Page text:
Today we accept substitutions as an everyday part of football. Much is made of the strength of the bench; the options on the bench and the quality of the bench.
But “the bench” wasn’t always such a big deal. In fact, it was only on August 21, 1965, when the first sub was deployed in an English league match.
Keith Peacock replaced Mike Rose for Charlton in their game at Burnden Park but the change didn’t have the desired effect for the Addicks as the Trotters won 4-2. On the same day, Bobby Knox also ensured his name would be celebrated in articles like this for years to come when he became the first substitute to score a goal - for Barrow against Wrexham. Bizarrely, Knox also made history as the first sub to save a penalty as he came on as a stand-in keeper against Wrexham. Some countries have celebrated lesser feats by naming parks in someone's honour.
The changes were only permitted in cases where a player had a genuine injury which led to some very bad acting on the pitch. Trailblazing Leeds United boss Don Revie was suspected of encouraging players to feign injury so he could make a change when things weren’t going their way but he wasn’t alone in bending the rules.
It wasn’t until 1987 when the rule saw a major change and two substitutions were permitted. But this change didn’t give managers more opportunity to implement tactical changes rather than those forced by injury because it was limited to a reserve goalkeeper.
Two outfield subs were only allowed from 1992 which meant three players could be named on the bench. The rulebook was thrown out of the window altogether for the 1996/97 Premier League season when managers could make three changes however they wanted to and five players were allowed on the bench.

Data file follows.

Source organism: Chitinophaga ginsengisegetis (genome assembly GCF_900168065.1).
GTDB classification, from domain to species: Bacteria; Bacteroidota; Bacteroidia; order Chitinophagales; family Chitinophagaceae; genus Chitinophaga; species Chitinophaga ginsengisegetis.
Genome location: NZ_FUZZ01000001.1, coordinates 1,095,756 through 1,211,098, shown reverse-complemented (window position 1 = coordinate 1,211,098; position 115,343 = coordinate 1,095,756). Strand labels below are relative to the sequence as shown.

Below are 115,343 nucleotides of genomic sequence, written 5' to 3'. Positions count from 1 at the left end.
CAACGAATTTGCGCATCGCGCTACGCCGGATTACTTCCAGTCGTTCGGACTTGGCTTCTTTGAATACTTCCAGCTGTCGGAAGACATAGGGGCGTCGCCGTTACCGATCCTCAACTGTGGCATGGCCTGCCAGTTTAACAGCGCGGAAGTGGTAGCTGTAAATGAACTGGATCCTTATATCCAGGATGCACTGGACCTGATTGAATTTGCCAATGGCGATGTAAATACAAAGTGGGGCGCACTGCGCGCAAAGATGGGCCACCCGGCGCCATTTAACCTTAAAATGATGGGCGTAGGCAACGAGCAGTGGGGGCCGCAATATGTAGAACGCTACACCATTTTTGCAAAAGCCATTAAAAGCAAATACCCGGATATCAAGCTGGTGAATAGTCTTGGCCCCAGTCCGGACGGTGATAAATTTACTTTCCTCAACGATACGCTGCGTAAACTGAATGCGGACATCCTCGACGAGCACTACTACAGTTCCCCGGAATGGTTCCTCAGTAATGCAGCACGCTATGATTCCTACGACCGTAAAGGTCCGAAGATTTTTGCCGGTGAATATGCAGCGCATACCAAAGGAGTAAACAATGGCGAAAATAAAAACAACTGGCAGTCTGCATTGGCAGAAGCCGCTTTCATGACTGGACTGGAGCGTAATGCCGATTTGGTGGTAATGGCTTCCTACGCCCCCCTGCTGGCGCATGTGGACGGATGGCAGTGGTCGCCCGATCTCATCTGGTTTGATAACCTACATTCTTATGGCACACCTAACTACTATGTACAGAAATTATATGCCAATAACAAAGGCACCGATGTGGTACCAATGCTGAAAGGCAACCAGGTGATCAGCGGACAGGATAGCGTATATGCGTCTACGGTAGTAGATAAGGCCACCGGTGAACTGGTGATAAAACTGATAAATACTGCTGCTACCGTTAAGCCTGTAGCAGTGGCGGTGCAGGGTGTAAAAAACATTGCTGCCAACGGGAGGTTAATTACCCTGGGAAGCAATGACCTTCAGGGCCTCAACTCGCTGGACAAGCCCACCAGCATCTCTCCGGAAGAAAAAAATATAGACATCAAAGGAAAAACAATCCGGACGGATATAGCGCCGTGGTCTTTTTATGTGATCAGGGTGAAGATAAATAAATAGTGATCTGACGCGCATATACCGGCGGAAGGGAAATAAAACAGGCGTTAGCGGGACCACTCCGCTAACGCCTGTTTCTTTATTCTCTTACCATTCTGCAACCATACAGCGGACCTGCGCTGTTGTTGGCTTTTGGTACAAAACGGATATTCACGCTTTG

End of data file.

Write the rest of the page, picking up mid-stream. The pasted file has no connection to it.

Things were slightly different in the Football League where three subs had been the norm from 1993/94 with the restriction on using one as a goalkeeper lifted two seasons later. Here, five subs were permitted from 1999/2000 - increased to seven 10 years later.
Changes were generally made only in the event of an injury back then. Now, substitutions are made for tactical reasons. A team that’s trailing may sacrifice a defender for a striker in search of an equaliser or there may be an extra midfielder introduced to help preserve a slender lead. Once such a change is made, that’s it. A player can’t come back - unlike in rugby league or American Football.
These days, teams have the luxury of being able to make three changes with the option of another during some tournaments in extra time. A bench can contain as many as seven players and nearly always includes a back-up goalkeeper which is a shame for those of us old enough to remember the novelty of an outfield player in a shirt four sizes too big for him going between the sticks.
Through the 70s and 80s, some players found themselves christened a "super-sub" which would prove to be a blessing and a curse. David Fairclough of Liverpool was perhaps the best known of this breed, celebrated for his uncanny knack of coming up with a late winner in front of The Kop.
Manchester United manager Ole Gunnar Solskjaer also weighed in with his fair share of goals from the bench, as did Mikael Forssell at Chelsea. In both these cases, being bracketed as a super-sub was seen as a bad thing and they may not have started as many games as they should because of this preconception.
Debates continue about what is the ideal number of changes and how many should be allowed, especially when used as a time-wasting tactic in the closing stages of a game.